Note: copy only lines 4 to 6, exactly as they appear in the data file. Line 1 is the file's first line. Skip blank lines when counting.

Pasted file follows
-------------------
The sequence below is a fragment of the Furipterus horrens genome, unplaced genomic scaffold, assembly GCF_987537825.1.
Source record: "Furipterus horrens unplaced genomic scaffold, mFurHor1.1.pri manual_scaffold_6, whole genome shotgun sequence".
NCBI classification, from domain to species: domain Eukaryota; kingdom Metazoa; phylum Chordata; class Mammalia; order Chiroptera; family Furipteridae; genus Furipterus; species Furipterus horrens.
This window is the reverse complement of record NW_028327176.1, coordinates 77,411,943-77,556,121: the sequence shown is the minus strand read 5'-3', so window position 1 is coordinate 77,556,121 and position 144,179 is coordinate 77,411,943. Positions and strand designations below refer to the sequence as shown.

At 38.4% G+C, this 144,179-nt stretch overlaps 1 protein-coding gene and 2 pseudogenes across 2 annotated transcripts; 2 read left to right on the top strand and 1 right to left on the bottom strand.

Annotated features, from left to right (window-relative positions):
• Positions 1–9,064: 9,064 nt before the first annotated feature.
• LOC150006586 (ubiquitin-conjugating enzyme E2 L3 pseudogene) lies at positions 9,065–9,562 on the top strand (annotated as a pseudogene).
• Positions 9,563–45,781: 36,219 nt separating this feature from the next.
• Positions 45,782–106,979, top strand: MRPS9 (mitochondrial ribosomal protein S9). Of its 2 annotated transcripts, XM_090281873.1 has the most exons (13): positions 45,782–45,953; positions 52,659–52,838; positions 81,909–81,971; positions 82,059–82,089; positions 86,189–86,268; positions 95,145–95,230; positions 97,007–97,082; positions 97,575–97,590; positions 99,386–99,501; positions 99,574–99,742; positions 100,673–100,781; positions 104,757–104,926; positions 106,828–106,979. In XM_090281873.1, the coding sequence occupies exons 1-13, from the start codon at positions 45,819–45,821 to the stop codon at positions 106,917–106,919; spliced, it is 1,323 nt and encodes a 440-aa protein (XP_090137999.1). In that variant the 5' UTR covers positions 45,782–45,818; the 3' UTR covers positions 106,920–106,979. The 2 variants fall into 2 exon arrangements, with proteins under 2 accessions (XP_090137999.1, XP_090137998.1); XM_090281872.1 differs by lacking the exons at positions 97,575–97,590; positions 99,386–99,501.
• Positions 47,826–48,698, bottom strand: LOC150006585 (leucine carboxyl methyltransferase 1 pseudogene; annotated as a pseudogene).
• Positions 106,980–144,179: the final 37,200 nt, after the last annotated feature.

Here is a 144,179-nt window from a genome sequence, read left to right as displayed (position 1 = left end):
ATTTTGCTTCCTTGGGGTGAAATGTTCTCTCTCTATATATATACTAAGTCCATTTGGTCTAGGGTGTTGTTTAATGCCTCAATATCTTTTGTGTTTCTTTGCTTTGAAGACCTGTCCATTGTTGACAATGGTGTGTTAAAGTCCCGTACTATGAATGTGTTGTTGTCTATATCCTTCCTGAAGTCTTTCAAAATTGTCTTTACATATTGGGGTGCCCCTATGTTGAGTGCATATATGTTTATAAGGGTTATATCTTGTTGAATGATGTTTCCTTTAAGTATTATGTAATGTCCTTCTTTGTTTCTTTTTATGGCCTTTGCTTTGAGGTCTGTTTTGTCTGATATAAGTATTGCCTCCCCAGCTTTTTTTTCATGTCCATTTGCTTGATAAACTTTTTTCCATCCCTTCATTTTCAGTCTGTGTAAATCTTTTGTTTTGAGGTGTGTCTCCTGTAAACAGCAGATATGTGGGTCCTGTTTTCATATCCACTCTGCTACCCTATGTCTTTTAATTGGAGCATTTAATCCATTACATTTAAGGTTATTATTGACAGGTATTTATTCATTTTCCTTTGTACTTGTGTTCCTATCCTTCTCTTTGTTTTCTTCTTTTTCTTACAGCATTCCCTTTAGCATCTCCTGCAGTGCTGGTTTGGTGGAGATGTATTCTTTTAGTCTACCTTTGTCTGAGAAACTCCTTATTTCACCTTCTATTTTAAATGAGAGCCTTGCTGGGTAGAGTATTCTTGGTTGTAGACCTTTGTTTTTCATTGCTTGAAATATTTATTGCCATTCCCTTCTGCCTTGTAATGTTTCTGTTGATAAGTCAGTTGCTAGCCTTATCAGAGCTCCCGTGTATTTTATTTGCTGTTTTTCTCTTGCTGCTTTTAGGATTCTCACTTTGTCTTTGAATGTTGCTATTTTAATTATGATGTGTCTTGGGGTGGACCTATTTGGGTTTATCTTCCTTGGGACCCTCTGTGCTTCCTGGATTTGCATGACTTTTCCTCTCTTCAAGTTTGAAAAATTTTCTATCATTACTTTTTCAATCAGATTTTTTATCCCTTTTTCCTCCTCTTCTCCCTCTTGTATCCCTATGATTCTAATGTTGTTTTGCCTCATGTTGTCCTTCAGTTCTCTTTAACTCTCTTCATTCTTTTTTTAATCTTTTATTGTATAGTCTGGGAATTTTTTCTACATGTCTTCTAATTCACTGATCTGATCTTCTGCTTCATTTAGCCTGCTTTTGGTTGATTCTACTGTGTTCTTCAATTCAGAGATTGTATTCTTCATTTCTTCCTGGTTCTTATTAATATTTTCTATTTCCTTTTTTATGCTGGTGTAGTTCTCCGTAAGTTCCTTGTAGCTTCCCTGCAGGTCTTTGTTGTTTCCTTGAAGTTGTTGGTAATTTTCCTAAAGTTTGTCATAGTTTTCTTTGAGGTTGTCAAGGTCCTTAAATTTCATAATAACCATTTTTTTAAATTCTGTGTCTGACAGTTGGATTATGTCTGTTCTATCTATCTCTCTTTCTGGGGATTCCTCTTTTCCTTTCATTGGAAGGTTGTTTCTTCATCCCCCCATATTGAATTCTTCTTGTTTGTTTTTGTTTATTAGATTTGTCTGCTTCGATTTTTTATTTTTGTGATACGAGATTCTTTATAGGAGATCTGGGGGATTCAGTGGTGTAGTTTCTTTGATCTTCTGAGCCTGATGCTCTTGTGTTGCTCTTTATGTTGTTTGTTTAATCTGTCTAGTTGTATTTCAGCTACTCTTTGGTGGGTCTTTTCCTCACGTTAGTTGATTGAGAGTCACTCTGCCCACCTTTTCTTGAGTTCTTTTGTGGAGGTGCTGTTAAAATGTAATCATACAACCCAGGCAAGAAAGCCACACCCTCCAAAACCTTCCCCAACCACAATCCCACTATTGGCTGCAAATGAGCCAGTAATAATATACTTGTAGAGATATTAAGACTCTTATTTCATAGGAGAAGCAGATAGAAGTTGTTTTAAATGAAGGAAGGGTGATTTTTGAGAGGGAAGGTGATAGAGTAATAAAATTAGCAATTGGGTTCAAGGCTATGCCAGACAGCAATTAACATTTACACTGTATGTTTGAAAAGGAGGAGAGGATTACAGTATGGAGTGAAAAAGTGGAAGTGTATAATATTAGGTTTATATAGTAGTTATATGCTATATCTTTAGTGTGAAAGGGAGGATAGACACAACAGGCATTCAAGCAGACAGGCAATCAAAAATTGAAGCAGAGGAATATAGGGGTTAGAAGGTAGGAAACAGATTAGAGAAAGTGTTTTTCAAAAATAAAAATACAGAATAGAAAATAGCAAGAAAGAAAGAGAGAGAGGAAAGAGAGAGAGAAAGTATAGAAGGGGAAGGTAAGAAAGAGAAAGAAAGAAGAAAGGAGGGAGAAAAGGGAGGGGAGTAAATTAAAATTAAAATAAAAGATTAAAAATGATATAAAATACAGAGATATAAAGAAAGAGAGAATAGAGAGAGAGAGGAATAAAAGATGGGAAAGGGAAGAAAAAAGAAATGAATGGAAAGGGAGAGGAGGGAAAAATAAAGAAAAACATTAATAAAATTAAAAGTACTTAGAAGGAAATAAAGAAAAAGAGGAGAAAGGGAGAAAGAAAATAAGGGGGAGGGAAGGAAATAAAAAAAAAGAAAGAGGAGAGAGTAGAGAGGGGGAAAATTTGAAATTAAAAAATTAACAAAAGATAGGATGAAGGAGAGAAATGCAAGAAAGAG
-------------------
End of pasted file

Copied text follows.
This window is the reverse complement of record NW_028327176.1, coordinates 77,411,943-77,556,121: the sequence shown is the minus strand read 5'-3', so window position 1 is coordinate 77,556,121 and position 144,179 is coordinate 77,411,943. Positions and strand designations below refer to the sequence as shown.

At 38.4% G+C, this 144,179-nt stretch overlaps 1 protein-coding gene and 2 pseudogenes across 2 annotated transcripts; 2 read left to right on the top strand and 1 right to left on the bottom strand.

Annotated features, from left to right (window-relative positions):